Fitness | Nutrition | Coaching
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Follow “camping rules” this holiday season:
Start the new year in a cleaner, better place than you ended the last year
Food comas, wine hangovers and lazy Netflix days spent inside sipping Baileys in your morning coffee. OK, maybe a walk or a bike ride here and there, but then back inside for cookies and rum and eggnog. T’is the season to undo all the gains you made in the last year, right?
Ask yourself, “Is it really worth it?”
If it is, by all means be jolly and let yourself go for a month, but if you find yourself whimpering the days away in regret and depression come January and planning New Year’s resolutions you kind of know you won’t honor, then do it differently this drinking season.
Here’s the thing: I truly believe you can have it all. You can enjoy your favorite holiday snack and drinks, but without losing your fitness routine, without suffering during workouts in January, and without packing on any pounds. It just takes a little bit of effort.
Here are some tips that will help you feel like you still have it all!
Wake up, pee, brush teeth, get coffee, WORKOUT!
The biggest reason people fall of their workout routine during this time is because they employ the “I’ll workout this evening,” or “this afternoon,” or “after breakfast” workout plan. Then comes a big brunch with holiday punch and suddenly working out doesn’t seem like a priority anymore.
Instead, workout first thing in the morning, immediately after your morning routine. Do it before you shower and feel too clean to workout, and before you eat breakfast and feel too full to move. It’ll be the best emotional high you get all day and it’ll make you feel less guilty when you show up to brunch and eat all the food and punch.
No gym, no problem
If you go out of town during this time, here are three bodyweight workouts that will get your blood flowing and are relatively mentally manageable, and that you can do in just 10-foot-by-10-foot of space:
- Every 30 seconds x 7 minutes: 4-8 burpees.
The faster you get your intended number of burpees done, the more rest you will get. Try a lower number first, and once you feel comfortable with it, increase your number. It’s a great way to log 50 to 100 burpees in a less painful way than doing 100 burpees for time.
- Tabata Mash-up:
You can do this with various bodyweight movements, like air squats, push-ups, hollow rocks, hollow holds, burpees, lunges, planks, side planks.
Choose 3 movements and rotate them, working for 20 seconds and resting for 10 seconds for 12 to 16 minutes. Once again, this is a great way to pack in a lot of volume that also allows you to rest, making it easier to handle mentally (most people find) than a “3, 2, 1 go” for time workout.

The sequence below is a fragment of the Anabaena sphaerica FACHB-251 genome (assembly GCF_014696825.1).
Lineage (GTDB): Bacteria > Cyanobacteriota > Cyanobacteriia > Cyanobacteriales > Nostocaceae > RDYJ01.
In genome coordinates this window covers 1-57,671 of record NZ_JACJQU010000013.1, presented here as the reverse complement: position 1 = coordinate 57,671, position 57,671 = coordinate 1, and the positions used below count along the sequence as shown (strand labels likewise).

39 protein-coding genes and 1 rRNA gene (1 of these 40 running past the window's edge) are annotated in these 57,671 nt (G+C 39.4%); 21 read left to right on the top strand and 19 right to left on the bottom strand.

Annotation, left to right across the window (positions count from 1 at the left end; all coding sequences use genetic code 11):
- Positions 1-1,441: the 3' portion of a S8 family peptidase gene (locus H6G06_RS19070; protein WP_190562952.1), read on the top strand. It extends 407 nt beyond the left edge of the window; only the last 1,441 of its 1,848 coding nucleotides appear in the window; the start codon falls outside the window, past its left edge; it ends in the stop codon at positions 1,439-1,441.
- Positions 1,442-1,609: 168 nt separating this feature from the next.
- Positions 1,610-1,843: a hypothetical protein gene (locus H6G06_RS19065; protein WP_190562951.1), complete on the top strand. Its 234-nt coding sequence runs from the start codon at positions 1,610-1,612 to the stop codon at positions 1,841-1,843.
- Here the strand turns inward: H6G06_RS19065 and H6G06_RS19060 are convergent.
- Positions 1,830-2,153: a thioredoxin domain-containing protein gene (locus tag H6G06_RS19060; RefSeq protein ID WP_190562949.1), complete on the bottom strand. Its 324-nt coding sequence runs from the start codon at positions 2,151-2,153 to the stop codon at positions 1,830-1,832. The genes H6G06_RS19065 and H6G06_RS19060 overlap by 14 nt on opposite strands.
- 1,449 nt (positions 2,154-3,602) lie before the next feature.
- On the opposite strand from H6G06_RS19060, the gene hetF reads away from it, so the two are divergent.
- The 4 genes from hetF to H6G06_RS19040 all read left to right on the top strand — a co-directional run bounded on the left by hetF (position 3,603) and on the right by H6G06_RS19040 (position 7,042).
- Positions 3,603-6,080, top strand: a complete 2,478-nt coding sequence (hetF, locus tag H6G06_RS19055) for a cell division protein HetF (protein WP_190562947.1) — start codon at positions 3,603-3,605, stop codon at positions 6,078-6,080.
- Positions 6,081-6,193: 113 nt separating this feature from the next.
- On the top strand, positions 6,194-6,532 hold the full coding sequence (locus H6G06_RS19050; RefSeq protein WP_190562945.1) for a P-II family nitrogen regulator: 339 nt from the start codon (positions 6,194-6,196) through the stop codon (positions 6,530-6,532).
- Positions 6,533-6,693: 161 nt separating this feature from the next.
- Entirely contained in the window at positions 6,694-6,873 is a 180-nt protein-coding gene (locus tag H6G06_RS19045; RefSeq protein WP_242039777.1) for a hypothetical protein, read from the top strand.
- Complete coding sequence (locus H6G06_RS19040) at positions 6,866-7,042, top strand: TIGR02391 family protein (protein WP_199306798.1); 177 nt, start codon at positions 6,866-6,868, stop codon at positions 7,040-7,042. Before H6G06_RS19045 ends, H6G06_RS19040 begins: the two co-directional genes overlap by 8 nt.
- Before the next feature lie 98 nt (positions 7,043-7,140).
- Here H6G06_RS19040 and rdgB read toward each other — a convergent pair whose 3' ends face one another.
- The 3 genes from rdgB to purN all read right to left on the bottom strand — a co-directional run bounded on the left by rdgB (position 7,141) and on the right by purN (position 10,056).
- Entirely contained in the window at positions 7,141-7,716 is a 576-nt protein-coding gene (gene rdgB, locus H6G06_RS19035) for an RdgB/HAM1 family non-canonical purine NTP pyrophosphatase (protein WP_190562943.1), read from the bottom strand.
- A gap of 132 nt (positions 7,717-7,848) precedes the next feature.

Staying in a hotel with stairs?
Climb up and down them (run if you’re really into it) and do 1 to 5 burpees at each landing.
Handling holiday feasts
I have often heard the advice that you should eat before you go to a holiday party so you don’t show up hungry. From my experience, all that does it make you eat more because the food there is likely super tasty that you won’t be able to stop yourself. That being said, don’t show up famished and fasted, but go hungry ish. Here are my top three tips: The 3 Ps!
- Plate: We often walk around at parties picking at appetizers not realizing how much we’re actually eating, as we’re eating small bites. But by the end of the night, all those small bites add up into way more calories than you ever would have eaten in one sitting. Instead, grab a pate and fill it, or half fill it, to help you monitor how much you’re actually consuming.
- Protein: Protein fills you up, so definitely get your usual amount of protein in you to help you avoid all the carbs, carbs, carbs.
- Positioning: Position yourself in the room far away from the food table. Hopefully the engrossing conversations you’re having will be enough to stop you from picking at the food long after you are satiated.
Small Changes in January
Sometimes making plans for the new year is as discouraging as the fitness you lost in December. Often this is because we come up with large, and sometimes unrealistic, goals for the new year.
This year, try something new. Instead of massive change, consider making one small change—creating one new manageable habit—each month. This can be as simple as drinking a glass of water the moment you wake up so you don’t feel so famished for breakfast. Once that becomes habit, then build in a new small habit the following month. Keep track of these change (write them down), and before you know it you will have created 12 new, healthy habits that become your new normal, as opposed to one giant resolution you make in January and abandon by February.
All that being said, enjoy yourself and your favorite cookies and traditions this Christmas. But keep it reasonable and start 2019 in a better place you ended 2018.